PRI's Marketplace has a story of a low income worker's struggle to raise her family on $13/hour in California. One quote stands out: "One of Flores' biggest struggle is paying the utilities. Tears fill her eyes as she explained, 'I have to say I'm sorry to my children when my light is cut off.' " ( ) Too many low income families have this problem. In Ohio's winter it's more than just embarrassing, losing utilities can be life threatening.
When it comes to utilities, renters are in a double bind. Tenant consumers can't make energy savings improvements to lower their consumption. "Landlords, on the other hand, don’t have an incentive to pay for upgrades that would only save their tenants’ money."
Scary headlines this past week warned of rising costs for heating, According the Columbus Dispatch, households which heat with gas will see prices about 22% higher than last year. Propane costs are expected to be up by 26%. Heating with electricity should cost consumers only about 5% more than last year. Keep in mind that gas prices last year were exceptionally low and the winter was very mild. The increase and the forecasts account for the increases.
What can tenants do?
1. Investigate before you rent.
Look at the utility bills for a rental unit for the past year before you sign a lease.
Calculate affordability. Keep in mind that rent + utilities should ideally be below 30% of your monthly income. Any higher and you are rent burdened. Falling behind in rent in order to keep the heat on is a receipe for disaster.
Avoid utility reselling scams. When you pay your landlord or a third party biller for your utilities, you are not eligible for public benefit programs like PIPP. Plus you are probably a higher rate for utilities and additional service charges. More here.
Look for EnergyStar appliances in the unit. "...if renters had as many energy-efficient appliances as homeowners, annual energy consumption would decrease by 9.4 trillion BTUs across the United States." more here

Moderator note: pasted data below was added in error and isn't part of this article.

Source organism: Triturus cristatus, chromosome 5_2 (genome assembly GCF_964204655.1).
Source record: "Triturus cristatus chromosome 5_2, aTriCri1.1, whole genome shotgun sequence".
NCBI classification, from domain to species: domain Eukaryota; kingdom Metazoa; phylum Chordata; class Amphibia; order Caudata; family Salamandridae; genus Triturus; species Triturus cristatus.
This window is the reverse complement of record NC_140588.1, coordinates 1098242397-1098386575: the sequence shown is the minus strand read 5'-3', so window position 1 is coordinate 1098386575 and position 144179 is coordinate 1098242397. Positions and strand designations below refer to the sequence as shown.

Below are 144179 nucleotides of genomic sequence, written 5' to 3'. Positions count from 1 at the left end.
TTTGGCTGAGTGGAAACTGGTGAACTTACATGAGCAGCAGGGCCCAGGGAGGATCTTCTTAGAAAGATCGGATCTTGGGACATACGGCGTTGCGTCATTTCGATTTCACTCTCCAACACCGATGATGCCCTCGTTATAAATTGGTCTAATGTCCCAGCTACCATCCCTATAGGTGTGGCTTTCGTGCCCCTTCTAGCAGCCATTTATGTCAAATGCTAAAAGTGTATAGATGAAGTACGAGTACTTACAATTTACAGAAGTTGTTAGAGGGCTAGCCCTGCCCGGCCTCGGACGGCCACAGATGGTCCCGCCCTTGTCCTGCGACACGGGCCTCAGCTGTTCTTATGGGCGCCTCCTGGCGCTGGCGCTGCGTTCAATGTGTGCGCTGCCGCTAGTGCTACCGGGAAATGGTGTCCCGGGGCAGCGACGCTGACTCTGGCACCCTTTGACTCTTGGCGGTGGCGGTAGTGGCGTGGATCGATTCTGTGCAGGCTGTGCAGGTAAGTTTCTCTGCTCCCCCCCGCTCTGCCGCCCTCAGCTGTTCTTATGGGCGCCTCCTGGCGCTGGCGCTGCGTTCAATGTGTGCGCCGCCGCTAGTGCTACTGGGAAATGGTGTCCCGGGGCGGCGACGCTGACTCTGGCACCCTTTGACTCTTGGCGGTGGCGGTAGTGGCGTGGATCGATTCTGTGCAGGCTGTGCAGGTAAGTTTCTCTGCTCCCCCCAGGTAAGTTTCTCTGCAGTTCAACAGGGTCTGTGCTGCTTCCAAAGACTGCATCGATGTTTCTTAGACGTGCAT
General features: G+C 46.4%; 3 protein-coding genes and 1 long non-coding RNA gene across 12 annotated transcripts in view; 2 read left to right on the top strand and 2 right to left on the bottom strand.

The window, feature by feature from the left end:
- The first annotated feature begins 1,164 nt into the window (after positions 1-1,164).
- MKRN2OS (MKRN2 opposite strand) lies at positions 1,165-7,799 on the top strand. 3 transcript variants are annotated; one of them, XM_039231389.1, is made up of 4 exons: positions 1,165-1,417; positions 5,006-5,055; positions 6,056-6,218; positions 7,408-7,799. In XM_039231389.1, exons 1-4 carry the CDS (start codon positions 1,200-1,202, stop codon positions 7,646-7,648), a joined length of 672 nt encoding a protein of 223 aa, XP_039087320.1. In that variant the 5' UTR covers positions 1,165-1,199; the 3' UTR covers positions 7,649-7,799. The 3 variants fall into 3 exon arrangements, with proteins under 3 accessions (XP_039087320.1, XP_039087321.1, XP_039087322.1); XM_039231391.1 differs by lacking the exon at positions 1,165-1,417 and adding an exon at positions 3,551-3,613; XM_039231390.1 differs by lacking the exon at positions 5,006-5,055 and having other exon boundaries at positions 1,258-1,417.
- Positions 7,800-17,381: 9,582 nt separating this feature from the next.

2. Adopt Self help conservation steps like caulking, LED light bulbs, plastic window coverings, set back thermostat, thermal draperies and weatherstripping.
3. Know where to find emergency assistance. Even thought many households have come to rely on LIHEAP, the program serves only a fraction of the eligible households. more here.
4. Encourage your landlord to adopt energy savings improvements. New Federal incentives will be coming on line to reward landlords who invest in energy savings programs.
5. Negotiate for energy savings improvements. You may be able to convince your landlord to invest in energy savings appliances, for instance, if you are willing to accept a modest rent increase, but do the math to assure that your rent will result in a net savings on electricity. more here
Mary Clark responds to CityScape story on Slumlords in Cincinnati.
"As an agent with a background in rental housing, especially multifamilies, I have always wondered what we can do to bring standards to investment and how to mandate some kind of education for any entity or person planning on purchasing rental housing in Ohio. This is a complicated situation but the lack of education for prospective investors seems to be an important aspect which is overlooked." Read more here.